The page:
Still, the arch-Democratic district, which includes much of 16 Acres and Hungry Hill, the cradle of political Springfield Hibernia, is likely to go to whomever wins the primary. At-large School Committee member Denise Hurst, Ward 2 Democratic chair Sean Mullan and Ward 8 Councilor Orlando Ramos are on the ballot for the primary.

In the 9th Hampden, the candidates all come from different parts of Springfield, which brings various advantages. They can each also lay claim to different fragments of the political landscape. Whoever builds broadest has the best shot on September 1.

In the nearby 7th Hampden district, which covers Ludlow and parts of Belchertown (actually in Hampshire County), Chicopee and Springfield, there are no primary contests. Ludlow School Committee member Jake Oliveira had been preparing for a race against fellow Democrat John DaCruz. However, DaCruz did not ultimately file.

Now, Oliveira can focus on his general election opponent and School Committee colleague James “Chip” Harrington. Outside Westfield’s race, the 7th Hampden is the only other rep seat in the 413 that could flip Republican this year. The seat still tilts Democratic, but Harrington, a former Democrat who also ran for senate seat, is well-known in his and Oliveira’s native Ludlow.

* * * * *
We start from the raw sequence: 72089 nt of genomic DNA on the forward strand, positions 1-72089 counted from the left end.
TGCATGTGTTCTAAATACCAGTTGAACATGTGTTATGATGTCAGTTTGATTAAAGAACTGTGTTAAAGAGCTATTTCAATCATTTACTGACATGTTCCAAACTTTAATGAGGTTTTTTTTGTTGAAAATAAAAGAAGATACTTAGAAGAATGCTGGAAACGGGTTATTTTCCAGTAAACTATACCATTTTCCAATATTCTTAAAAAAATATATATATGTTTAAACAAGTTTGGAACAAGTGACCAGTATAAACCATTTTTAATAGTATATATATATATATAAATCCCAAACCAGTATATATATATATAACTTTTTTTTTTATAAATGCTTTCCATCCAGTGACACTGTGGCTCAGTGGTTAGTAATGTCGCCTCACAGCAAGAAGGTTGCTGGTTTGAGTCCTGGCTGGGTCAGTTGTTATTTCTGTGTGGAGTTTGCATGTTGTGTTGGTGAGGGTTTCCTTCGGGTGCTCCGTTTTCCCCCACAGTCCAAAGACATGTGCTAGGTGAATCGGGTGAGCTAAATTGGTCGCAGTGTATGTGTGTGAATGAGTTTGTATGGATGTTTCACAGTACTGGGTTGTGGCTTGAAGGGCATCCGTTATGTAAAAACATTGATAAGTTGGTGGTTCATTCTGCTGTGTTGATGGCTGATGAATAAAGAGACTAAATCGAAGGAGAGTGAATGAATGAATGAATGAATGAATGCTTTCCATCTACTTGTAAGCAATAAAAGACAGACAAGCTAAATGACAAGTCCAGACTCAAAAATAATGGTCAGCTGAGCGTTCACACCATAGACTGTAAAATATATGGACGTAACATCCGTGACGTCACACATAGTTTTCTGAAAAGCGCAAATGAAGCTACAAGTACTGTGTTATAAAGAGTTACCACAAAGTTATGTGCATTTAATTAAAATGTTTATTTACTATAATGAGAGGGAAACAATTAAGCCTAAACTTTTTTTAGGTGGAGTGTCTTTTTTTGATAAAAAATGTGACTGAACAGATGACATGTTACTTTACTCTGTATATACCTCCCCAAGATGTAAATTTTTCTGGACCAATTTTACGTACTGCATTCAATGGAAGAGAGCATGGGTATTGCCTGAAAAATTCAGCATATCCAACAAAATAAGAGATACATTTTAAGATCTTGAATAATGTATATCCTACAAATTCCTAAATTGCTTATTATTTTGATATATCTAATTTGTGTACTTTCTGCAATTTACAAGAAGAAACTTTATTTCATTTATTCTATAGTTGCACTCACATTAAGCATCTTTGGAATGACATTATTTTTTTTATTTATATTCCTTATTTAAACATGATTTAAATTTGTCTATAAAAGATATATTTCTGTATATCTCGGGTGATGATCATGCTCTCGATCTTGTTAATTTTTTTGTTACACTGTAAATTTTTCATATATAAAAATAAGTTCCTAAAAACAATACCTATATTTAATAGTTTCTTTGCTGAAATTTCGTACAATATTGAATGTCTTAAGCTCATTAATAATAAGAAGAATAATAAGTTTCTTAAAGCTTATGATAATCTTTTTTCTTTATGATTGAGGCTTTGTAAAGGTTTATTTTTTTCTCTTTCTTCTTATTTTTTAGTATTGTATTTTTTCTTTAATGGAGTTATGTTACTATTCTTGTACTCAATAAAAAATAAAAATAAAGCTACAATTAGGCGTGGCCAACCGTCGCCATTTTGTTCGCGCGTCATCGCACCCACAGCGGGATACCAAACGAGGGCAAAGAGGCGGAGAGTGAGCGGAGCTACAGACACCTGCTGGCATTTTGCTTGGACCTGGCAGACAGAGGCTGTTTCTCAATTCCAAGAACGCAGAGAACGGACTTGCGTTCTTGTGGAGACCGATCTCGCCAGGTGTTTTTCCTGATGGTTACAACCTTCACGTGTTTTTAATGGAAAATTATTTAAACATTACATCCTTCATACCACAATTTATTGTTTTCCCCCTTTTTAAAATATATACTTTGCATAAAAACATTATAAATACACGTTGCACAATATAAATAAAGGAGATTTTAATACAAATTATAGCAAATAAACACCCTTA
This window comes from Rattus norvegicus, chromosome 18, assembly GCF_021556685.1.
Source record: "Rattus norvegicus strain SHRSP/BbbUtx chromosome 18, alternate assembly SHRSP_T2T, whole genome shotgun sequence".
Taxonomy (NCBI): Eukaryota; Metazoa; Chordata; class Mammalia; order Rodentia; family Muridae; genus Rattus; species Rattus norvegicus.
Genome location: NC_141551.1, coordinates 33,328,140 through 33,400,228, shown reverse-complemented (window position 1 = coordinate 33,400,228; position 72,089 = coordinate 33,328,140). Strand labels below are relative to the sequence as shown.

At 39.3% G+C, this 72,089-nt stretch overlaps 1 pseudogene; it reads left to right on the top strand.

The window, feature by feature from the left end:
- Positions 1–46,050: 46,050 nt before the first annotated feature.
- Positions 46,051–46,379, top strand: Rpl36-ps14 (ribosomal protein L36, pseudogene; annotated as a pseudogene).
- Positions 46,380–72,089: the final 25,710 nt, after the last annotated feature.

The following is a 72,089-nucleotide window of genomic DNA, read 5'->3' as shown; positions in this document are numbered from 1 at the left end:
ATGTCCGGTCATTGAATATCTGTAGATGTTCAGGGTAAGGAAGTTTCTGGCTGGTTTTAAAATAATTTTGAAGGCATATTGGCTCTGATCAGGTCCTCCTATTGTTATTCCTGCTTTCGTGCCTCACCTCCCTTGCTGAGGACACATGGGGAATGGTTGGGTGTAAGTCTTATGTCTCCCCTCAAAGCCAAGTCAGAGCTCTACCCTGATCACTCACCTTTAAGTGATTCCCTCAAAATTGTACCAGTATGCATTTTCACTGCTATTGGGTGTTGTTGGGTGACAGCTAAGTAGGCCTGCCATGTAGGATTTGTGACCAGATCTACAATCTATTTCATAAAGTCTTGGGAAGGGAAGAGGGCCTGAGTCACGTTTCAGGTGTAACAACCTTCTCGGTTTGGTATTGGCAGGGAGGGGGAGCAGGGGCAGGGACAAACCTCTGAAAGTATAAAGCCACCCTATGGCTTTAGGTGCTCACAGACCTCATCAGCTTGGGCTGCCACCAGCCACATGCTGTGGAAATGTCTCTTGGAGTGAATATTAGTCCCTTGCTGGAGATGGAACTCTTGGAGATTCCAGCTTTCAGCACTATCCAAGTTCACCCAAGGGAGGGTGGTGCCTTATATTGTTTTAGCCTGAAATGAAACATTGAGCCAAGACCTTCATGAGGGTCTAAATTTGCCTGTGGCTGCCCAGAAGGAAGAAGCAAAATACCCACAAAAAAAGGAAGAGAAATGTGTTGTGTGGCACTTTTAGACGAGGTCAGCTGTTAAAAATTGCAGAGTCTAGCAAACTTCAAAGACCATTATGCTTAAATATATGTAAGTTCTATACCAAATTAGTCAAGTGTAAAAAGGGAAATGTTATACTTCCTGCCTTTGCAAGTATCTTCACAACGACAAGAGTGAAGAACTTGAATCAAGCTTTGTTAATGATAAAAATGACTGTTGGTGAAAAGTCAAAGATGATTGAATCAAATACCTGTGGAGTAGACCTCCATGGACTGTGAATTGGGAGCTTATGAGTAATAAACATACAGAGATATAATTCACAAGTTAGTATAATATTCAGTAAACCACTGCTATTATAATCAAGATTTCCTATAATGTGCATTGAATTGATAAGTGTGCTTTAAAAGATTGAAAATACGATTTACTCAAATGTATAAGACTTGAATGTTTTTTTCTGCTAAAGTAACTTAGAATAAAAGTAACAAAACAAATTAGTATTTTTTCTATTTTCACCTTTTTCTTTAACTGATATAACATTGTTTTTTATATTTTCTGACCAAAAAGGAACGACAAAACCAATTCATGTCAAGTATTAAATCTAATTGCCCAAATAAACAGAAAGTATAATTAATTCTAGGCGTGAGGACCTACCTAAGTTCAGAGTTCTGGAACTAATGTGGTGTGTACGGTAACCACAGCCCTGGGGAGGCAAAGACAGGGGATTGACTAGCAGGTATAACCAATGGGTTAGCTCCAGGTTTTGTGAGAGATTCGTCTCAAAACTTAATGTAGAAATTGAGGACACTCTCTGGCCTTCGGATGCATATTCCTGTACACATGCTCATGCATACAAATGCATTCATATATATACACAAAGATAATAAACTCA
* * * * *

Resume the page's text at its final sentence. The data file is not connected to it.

Oliveira has plenty of local name recognition, too. He can also lean on the district’s more reflexively Democratic territory Belchertown and Springfield.

The last contested race is in the 11th Hampden, a shuriken-shaped district in the middle of Springfield. Anchored in Springfield’s historically black neighborhoods, its current occupant is Democrat Bud Williams. His Republican opponent is Prince Golphin, Jr. Though Williams has had his ups and downs in city politics, only divine intervention could pry this seat from Democratic control.

All other Western Massachusetts reps face no opposition. That includes the entire Berkshire and Hampshire delegations, 1st Franklin Rep Natalie Blais, Hampden Reps, Todd Smola, Brian Ashe, Michael Finn, Joseph Wagner, Carlos Gonzalez and Angelo Puppolo. All are Democrats except Smola, the 413’s only other Republican rep aside from Boldyga.

The filing report confirms Holyoke Mayor Alex More’s challenge to Springfield Congressman Richard Neal in the state 1st Congressional district. No Republican has filed for the district, though independents have time. Worcester Congressman James McGovern, whose represents some of the Upper Valley, has Republican opposition in Tracy Lovvorn. Both McGovern’s district and the 1st are too Democratic to make a GOP flip practical.

On the Democratic US Senate ballot are incumbent Senator Ed Markey and Newton Congressman Joseph Kennedy, III. Their Republican general election opponent will be either Kevin O’Connor and Shiva Ayyadurai. Ayyadurai ran a quixotic third-party bid against Elizabeth Warren in 2018.

The only other contested race in Western Massachusetts is the Democratic primary for Hampden Register of Probate. Longtime register employee Rosemary Saccomani faces perennial candidate Robert Collamore. The winner will face unenrolled candidate Lori Landers-Carvalho. Incumbent Suzanne Seguin is retiring.